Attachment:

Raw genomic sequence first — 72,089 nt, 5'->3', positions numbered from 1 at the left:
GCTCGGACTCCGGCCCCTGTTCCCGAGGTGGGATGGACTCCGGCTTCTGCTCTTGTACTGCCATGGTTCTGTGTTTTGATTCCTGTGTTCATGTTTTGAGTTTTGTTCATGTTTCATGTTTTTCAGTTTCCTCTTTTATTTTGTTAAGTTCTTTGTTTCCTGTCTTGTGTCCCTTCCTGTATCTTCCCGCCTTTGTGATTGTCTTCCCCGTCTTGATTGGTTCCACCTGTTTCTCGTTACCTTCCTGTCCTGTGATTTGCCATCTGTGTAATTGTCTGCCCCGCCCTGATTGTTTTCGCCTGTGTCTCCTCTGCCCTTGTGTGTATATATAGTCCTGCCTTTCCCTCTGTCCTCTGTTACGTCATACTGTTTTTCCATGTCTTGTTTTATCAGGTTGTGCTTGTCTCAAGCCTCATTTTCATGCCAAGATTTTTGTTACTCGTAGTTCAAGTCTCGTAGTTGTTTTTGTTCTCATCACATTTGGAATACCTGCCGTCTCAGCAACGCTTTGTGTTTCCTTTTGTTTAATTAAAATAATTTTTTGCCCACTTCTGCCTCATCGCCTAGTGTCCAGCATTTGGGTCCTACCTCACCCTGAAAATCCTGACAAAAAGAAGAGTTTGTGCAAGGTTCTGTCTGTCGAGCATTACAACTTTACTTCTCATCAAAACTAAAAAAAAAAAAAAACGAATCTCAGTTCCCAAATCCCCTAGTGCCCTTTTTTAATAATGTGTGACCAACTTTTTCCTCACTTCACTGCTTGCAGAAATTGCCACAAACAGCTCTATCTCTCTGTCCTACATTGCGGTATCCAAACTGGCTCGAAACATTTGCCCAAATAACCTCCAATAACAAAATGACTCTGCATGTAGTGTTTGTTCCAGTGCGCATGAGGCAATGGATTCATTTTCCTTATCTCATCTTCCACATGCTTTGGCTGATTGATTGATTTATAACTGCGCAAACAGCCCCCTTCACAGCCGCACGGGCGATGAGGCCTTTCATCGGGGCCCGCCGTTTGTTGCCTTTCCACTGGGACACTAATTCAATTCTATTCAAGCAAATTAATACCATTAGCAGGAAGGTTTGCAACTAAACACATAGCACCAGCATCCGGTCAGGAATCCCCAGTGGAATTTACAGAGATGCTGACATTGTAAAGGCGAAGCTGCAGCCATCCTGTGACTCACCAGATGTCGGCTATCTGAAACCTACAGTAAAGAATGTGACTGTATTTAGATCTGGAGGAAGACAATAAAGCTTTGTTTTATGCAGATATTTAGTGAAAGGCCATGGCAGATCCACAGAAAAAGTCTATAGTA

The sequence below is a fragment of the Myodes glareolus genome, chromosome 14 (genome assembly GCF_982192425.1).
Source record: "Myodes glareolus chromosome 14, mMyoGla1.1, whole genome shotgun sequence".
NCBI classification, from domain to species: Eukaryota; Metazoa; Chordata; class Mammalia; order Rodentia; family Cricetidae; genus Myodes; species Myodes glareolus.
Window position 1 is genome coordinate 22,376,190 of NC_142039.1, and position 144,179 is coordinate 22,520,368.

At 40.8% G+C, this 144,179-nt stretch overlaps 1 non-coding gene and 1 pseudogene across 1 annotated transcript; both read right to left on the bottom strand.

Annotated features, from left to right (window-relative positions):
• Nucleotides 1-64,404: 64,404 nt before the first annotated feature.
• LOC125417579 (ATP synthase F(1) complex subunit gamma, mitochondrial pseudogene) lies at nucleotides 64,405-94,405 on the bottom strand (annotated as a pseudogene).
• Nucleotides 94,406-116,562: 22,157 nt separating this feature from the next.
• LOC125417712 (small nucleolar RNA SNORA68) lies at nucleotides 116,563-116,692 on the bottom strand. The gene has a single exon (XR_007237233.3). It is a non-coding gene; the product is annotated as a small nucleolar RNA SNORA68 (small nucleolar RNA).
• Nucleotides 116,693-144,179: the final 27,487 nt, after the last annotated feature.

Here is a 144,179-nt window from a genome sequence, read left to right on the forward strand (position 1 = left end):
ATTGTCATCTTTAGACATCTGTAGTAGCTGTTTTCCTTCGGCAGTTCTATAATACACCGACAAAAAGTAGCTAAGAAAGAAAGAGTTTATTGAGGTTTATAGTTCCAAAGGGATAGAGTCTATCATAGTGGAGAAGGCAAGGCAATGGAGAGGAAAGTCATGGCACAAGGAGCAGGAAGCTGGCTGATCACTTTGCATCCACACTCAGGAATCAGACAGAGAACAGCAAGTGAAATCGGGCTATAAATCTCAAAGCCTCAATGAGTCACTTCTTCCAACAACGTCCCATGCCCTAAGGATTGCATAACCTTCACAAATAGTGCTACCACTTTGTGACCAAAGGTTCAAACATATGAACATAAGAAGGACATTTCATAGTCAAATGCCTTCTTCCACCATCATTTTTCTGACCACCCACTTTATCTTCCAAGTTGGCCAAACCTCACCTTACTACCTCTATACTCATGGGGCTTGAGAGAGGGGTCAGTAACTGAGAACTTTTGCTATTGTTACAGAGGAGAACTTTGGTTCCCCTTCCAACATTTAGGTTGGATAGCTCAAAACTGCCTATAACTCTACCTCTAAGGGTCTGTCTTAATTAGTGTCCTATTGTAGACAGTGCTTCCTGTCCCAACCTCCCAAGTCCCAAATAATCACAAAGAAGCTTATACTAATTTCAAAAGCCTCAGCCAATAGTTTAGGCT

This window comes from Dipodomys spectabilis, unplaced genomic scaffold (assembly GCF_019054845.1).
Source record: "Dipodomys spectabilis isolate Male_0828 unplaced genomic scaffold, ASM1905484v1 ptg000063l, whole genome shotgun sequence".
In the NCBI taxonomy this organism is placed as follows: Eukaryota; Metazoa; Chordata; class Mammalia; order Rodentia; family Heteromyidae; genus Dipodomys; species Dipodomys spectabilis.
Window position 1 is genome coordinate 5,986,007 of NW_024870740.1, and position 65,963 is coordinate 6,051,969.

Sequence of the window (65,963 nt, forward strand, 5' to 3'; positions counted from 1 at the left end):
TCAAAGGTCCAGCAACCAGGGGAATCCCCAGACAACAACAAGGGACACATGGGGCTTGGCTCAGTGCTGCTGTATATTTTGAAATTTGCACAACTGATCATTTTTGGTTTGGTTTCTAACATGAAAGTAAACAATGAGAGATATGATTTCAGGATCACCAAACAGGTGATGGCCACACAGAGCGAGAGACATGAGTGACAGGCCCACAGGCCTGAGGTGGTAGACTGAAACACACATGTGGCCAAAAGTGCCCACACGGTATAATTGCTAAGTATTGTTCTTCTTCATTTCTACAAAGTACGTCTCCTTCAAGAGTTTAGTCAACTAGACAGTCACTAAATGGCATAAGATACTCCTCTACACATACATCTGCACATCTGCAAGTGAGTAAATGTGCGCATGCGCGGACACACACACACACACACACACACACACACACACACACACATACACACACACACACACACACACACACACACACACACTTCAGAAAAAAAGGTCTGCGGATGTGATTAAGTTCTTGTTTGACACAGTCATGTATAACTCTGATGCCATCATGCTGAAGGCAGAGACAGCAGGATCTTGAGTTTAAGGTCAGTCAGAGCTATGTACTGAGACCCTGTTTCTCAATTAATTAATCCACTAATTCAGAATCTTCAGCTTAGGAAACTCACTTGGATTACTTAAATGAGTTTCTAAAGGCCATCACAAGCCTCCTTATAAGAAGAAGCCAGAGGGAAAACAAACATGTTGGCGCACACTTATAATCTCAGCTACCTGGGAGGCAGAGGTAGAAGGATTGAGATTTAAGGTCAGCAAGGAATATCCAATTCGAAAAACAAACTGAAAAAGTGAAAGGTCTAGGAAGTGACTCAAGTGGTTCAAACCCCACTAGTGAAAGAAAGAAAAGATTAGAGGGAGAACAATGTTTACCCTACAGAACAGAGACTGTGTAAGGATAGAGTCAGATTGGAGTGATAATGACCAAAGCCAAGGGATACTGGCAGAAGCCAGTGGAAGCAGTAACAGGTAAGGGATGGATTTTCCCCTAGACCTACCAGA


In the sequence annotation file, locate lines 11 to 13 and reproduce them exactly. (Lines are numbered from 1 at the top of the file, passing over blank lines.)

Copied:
• Nucleotides 94,406-116,562: 22,157 nt separating this feature from the next.
• LOC125417712 (small nucleolar RNA SNORA68) lies at nucleotides 116,563-116,692 on the bottom strand. The gene has a single exon (XR_007237233.3). It is a non-coding gene; the product is annotated as a small nucleolar RNA SNORA68 (small nucleolar RNA).
• Nucleotides 116,693-144,179: the final 27,487 nt, after the last annotated feature.